A proud heritage
Our past is very recent. A little over four centuries in the history books—just a short chapter really.
Nonetheless, our motto is Je me souviens (I remember). We remember our roots, our conquests, our defeats. Our past has shaped who we are, our way of life and our culture. But this doesn’t mean we’re frozen in time—far from it. We’re building on the inspiration of our traditions and reinventing ourselves with newcomers from around the world.
French is the language of Québec. A vibrant and colourful tongue, it reflects our history and combines regionalisms, archaisms and Québecisms. Our dual Catholic and Protestant roots are evident everywhere, especially in our rich architectural heritage.
Québec’s historic sites and buildings offer the key to our past. Our culture takes centre stage in performances showcasing the talent of our creative artists, including music, film, dance, circus arts and improvisation. At night, our cities and towns light up with artistic projections and luminous creations!
Our culture also enjoys visibility through international exhibitions. Some homegrown shows tour the world, others provide insight into our society. Our culture is also on display in art galleries, artists’ studios and in creative installations reflecting our artistic vitality.
We have lived alongside the First Peoples since we first settled in Québec. There are 11 distinct First Nations spread over some 50 communities across the province. They have been sharing their culture and traditions for centuries.
We celebrate the First Nations at summer solstice on June 21, we mark Québec’s national holiday on June 24, and Canada Day on July 1.
Our creative spirit
Through its history and culture, Québec has forged a distinctive identity unique for its simplicity. Its people enjoy fine dining and are always ready for a good time: their joie de vivre is contagious.
A melting pot of European and North American influences, Québec boasts incredible cultural vitality—expressed through its visual arts, music, film, circus arts and theatre.
Québec covers 1,667,926 km2 of North America—more than a quarter of the total surface area of Canada, and three times that of France. When we say it’s big, we mean big! Our territory stretches eastwards from Ontario all the way to New Brunswick and Newfoundland and Labrador, and north from the U.S. border to the Arctic.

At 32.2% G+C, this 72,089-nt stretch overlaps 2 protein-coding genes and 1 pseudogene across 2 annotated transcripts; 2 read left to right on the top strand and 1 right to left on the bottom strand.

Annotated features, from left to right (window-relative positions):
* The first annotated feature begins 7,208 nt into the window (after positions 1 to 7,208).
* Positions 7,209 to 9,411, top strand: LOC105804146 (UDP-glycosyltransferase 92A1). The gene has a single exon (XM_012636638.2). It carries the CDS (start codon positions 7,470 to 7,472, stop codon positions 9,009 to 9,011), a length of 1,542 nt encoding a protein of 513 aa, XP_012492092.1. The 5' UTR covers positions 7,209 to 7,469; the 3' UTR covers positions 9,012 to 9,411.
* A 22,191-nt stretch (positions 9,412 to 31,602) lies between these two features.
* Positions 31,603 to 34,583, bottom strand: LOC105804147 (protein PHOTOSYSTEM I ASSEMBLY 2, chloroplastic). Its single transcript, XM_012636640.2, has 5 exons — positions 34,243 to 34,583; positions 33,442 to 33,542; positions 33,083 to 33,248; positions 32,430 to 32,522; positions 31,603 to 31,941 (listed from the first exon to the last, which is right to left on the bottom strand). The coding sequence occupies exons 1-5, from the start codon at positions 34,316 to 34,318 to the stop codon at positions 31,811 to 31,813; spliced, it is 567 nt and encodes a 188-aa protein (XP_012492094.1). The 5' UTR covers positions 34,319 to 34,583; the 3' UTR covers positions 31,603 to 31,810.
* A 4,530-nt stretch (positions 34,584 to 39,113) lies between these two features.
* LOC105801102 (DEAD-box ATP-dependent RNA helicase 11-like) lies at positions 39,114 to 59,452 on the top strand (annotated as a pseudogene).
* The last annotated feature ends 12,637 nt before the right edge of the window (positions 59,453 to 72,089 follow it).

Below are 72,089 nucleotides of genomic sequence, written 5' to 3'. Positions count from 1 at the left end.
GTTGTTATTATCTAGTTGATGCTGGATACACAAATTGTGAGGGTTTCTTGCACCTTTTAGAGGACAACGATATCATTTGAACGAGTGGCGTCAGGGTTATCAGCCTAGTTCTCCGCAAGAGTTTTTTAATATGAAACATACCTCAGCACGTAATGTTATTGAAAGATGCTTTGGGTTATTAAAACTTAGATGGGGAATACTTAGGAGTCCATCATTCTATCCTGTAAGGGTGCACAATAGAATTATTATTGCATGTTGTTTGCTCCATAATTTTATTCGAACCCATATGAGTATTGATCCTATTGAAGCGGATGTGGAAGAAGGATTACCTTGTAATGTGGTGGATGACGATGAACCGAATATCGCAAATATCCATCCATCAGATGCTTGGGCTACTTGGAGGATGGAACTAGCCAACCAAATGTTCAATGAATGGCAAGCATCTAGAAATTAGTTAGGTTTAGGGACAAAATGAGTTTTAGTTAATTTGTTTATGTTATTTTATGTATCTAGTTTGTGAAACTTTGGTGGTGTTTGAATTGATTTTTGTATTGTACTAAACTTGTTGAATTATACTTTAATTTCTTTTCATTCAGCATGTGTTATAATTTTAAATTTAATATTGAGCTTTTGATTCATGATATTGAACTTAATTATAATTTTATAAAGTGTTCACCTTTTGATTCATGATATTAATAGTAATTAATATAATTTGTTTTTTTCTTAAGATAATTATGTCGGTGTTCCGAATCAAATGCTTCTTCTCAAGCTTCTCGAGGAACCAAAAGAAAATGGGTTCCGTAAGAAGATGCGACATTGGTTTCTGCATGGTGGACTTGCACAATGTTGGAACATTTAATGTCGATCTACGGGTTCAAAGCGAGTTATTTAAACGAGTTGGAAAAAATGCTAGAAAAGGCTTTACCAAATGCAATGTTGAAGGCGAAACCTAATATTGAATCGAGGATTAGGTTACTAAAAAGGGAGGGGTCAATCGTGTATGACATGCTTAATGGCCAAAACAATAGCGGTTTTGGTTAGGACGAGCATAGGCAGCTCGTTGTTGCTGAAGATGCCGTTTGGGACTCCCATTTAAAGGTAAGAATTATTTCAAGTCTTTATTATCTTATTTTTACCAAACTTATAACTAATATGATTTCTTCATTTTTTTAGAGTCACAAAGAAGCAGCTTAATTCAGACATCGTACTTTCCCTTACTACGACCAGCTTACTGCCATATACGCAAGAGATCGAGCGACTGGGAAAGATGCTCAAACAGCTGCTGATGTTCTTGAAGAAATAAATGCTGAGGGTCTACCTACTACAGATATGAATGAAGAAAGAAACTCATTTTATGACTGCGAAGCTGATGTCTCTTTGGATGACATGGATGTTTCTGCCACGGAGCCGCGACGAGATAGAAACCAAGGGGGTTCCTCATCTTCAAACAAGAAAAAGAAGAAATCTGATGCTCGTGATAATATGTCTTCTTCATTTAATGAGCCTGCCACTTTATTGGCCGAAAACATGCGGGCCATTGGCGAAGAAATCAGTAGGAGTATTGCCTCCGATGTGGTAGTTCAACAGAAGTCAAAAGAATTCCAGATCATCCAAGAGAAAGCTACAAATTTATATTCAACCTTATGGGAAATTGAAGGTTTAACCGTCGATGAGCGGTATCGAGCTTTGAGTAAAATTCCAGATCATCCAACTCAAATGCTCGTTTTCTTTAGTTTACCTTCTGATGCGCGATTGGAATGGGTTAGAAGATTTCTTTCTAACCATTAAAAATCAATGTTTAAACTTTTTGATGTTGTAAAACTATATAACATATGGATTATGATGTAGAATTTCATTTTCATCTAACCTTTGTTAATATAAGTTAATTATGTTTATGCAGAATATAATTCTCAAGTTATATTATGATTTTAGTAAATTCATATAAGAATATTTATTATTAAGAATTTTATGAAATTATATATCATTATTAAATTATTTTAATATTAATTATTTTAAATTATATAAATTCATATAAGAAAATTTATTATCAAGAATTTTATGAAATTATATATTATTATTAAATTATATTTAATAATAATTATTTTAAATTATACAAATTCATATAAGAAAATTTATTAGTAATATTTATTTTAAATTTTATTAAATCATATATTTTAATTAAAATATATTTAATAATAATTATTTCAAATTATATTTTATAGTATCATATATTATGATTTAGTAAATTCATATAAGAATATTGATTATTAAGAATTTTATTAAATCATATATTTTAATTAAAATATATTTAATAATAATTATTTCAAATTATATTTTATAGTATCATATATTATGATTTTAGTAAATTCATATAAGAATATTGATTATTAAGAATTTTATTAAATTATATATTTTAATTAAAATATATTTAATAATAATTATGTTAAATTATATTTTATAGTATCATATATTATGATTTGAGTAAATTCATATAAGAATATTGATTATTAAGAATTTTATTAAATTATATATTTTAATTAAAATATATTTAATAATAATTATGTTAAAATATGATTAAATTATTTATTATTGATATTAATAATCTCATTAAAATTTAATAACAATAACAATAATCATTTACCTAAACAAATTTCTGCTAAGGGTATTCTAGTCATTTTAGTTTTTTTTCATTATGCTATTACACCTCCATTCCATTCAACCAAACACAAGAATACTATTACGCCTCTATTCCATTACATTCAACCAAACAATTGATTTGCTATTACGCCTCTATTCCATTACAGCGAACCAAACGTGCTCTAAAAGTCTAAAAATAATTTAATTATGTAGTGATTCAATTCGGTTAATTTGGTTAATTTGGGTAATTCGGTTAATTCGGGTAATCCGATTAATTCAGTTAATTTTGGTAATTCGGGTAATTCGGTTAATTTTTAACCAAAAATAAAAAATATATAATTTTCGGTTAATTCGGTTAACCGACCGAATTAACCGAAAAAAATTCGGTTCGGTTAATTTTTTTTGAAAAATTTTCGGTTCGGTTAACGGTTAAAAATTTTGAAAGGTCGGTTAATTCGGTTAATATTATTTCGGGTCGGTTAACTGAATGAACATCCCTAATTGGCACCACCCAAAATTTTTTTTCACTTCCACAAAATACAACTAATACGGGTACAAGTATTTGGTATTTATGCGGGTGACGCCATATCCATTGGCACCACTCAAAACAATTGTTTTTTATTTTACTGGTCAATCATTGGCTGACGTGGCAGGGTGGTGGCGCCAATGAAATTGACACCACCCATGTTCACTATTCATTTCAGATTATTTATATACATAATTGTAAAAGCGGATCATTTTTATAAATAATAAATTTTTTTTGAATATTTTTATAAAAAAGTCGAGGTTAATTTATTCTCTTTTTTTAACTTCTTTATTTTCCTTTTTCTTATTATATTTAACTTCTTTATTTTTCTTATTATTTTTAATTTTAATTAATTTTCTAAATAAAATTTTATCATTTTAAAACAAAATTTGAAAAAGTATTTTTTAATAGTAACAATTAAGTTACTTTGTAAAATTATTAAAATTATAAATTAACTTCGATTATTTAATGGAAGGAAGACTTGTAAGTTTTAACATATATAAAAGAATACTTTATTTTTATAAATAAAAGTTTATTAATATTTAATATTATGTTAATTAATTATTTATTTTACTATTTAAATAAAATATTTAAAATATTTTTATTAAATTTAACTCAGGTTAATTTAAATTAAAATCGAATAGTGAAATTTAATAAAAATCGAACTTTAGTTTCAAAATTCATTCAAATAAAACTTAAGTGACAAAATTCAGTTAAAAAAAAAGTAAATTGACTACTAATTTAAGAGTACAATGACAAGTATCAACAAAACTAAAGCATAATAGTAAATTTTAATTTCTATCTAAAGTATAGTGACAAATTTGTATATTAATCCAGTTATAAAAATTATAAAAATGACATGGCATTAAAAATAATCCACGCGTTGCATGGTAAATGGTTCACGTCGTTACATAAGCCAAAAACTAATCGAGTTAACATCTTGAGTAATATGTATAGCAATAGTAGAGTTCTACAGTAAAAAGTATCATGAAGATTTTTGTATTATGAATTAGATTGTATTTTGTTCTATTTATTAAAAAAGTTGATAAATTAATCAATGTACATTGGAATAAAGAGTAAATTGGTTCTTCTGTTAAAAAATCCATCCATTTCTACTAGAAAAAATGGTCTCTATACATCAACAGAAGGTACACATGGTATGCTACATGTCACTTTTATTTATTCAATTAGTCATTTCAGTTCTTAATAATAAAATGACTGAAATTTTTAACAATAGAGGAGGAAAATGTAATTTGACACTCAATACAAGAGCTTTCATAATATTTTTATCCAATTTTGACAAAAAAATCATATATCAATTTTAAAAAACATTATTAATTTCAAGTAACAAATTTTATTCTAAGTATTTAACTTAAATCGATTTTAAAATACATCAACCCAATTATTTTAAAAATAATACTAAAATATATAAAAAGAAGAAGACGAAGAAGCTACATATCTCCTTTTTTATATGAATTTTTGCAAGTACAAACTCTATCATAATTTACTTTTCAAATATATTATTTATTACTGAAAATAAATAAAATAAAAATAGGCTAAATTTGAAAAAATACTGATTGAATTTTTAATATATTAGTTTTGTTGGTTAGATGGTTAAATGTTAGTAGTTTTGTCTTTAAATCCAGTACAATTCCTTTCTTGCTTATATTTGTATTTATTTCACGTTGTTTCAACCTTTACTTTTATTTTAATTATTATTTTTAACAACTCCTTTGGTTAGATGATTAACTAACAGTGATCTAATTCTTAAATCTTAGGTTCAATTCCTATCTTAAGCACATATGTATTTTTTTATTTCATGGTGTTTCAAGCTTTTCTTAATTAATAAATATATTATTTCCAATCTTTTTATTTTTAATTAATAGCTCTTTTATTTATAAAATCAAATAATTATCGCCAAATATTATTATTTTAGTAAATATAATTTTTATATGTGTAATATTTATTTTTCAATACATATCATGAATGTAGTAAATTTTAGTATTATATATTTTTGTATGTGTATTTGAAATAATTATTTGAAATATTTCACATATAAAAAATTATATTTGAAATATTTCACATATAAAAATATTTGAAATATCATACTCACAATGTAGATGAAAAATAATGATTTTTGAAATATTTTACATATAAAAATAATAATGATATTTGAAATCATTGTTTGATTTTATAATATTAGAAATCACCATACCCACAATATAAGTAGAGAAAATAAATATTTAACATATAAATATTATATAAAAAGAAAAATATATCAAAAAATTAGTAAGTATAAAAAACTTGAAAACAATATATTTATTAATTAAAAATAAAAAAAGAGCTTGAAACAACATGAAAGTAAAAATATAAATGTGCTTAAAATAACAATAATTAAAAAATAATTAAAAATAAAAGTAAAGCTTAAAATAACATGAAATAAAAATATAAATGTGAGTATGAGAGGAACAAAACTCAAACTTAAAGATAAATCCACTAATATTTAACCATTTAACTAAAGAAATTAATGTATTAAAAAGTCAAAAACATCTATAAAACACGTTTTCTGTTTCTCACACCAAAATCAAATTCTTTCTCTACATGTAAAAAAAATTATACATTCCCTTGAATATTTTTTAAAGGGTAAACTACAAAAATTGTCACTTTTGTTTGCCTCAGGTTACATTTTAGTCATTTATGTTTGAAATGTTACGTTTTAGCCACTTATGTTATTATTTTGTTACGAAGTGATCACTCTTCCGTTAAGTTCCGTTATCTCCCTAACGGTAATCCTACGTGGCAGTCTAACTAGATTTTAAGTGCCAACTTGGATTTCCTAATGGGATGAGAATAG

Land of contrasts
Québec boasts an incredible variety of spectacular landscapes—mountains, islands and seacoasts that transform with the seasons. Shimmering in summer, glacial in winter, tender in spring and flamboyant in fall.
We are graced with two mountain ranges, one on either side of the magnificent St. Lawrence River and its fluvial plain: the young Laurentian Mountains to the north, and the soft, rounded Appalachian Mountains to the south. Explore wide swaths of forest, taiga and tundra, and swim, boat or fish in over a million lakes and thousands of rivers.
The St. Lawrence River
The St. Lawrence is one of the largest rivers on Earth, and we are incredibly proud of it. Some eight million Québecers live close to the river, in both urban and rural areas. The St. Lawrence runs through 11 of Québec’s tourist regions, and widens in places to sea-like proportions. The river is a part of who we are.
In the beginning, there were the First Peoples, whose history spans several millennia. They welcomed Jacques Cartier, who was sent on an expedition by Francis I. Cartier explored the shores of Gaspé in 1534 and took possession of the land in the name of the King of France, founding New France. A curious explorer, he made three such voyages.
In 1608, Samuel de Champlain landed on the north shore of the St. Lawrence River, where it narrows, in a spot referred to by the First Nations as kebec. This is where he established the first settlement of this French expedition to America: Québec.
In the early 1630s, Capitanal, an Innu chief and French ally, asked Champlain to build a fort at the mouth of Rivière Saint-Maurice. In 1634, Sieur de Laviolette was sent to do so, resulting in the founding of Trois-Rivières.
In 1642, Paul de Chomedey de Maisonneuve founded Ville-Marie, a small evangelistic mission that became Montréal in the late 18th century.
Old crown, new crown
During the Seven Years’ War, the British army led by General Wolfe laid siege to Québec. The Battle of the Plains of Abraham marked the defeat of Montcalm and the French army on September 13, 1759 and with it, the fall of New France. The taking of power of this vast territory by the British opened the door to immigration from England, Ireland and Scotland. In 1791, the Constitutional Act established two provinces in British North America: Upper Canada and Lower Canada (present-day Québec), which had a French-speaking majority. In 1867, the British North America Act created the federation of four provinces that were to become known as Canada: Ontario, New Brunswick, Nova Scotia and Québec.
The road to modern times
It’s tough to summarize a century and a half in 10 lines... Until the early 20th century, Québec’s economy was based heavily on agriculture and the exploitation of natural resources. Like elsewhere in the world, the 1960s were marked by a taste for emancipation, leading to the Quiet Revolution, which paved the way for a decade of debates on the predominant role of the French language. In 1976, the Parti Québécois, led by René Lévesque, was swept to power and made French the official language of Québec. However, during the referendums held in 1980 and 1995, Québec’s electorate voted against sovereignty-association with the rest of Canada. In the 21st century, Québec is a major economic player, combining innovation and technology with its culture and creativity, making it a distinct society in Canada.